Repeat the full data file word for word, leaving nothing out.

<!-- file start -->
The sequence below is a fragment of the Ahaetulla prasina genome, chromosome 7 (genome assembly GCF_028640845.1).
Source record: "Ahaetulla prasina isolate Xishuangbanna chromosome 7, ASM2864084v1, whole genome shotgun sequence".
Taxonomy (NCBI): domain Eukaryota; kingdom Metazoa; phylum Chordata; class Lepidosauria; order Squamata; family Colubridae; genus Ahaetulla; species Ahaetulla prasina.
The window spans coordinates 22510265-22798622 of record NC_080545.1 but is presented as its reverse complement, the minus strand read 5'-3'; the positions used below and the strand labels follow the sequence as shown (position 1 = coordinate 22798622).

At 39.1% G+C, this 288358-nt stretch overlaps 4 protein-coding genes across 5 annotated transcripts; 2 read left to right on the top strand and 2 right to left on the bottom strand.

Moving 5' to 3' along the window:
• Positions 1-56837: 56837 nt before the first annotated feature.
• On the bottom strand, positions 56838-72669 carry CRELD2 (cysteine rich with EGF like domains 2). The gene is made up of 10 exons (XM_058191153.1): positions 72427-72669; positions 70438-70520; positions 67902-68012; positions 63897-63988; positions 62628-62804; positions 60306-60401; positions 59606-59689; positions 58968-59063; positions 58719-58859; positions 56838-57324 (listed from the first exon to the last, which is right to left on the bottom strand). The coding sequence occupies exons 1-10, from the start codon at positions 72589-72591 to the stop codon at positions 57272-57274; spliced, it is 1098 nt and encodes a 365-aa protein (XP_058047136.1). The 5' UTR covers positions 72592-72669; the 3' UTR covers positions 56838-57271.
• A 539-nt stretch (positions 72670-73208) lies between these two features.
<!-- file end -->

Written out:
The sequence below is a fragment of the Ahaetulla prasina genome, chromosome 7 (genome assembly GCF_028640845.1).
Source record: "Ahaetulla prasina isolate Xishuangbanna chromosome 7, ASM2864084v1, whole genome shotgun sequence".
Taxonomy (NCBI): domain Eukaryota; kingdom Metazoa; phylum Chordata; class Lepidosauria; order Squamata; family Colubridae; genus Ahaetulla; species Ahaetulla prasina.
The window spans coordinates 22510265-22798622 of record NC_080545.1 but is presented as its reverse complement, the minus strand read 5'-3'; the positions used below and the strand labels follow the sequence as shown (position 1 = coordinate 22798622).

At 39.1% G+C, this 288358-nt stretch overlaps 4 protein-coding genes across 5 annotated transcripts; 2 read left to right on the top strand and 2 right to left on the bottom strand.

Moving 5' to 3' along the window:
• Positions 1-56837: 56837 nt before the first annotated feature.
• On the bottom strand, positions 56838-72669 carry CRELD2 (cysteine rich with EGF like domains 2). The gene is made up of 10 exons (XM_058191153.1): positions 72427-72669; positions 70438-70520; positions 67902-68012; positions 63897-63988; positions 62628-62804; positions 60306-60401; positions 59606-59689; positions 58968-59063; positions 58719-58859; positions 56838-57324 (listed from the first exon to the last, which is right to left on the bottom strand). The coding sequence occupies exons 1-10, from the start codon at positions 72589-72591 to the stop codon at positions 57272-57274; spliced, it is 1098 nt and encodes a 365-aa protein (XP_058047136.1). The 5' UTR covers positions 72592-72669; the 3' UTR covers positions 56838-57271.
• A 539-nt stretch (positions 72670-73208) lies between these two features.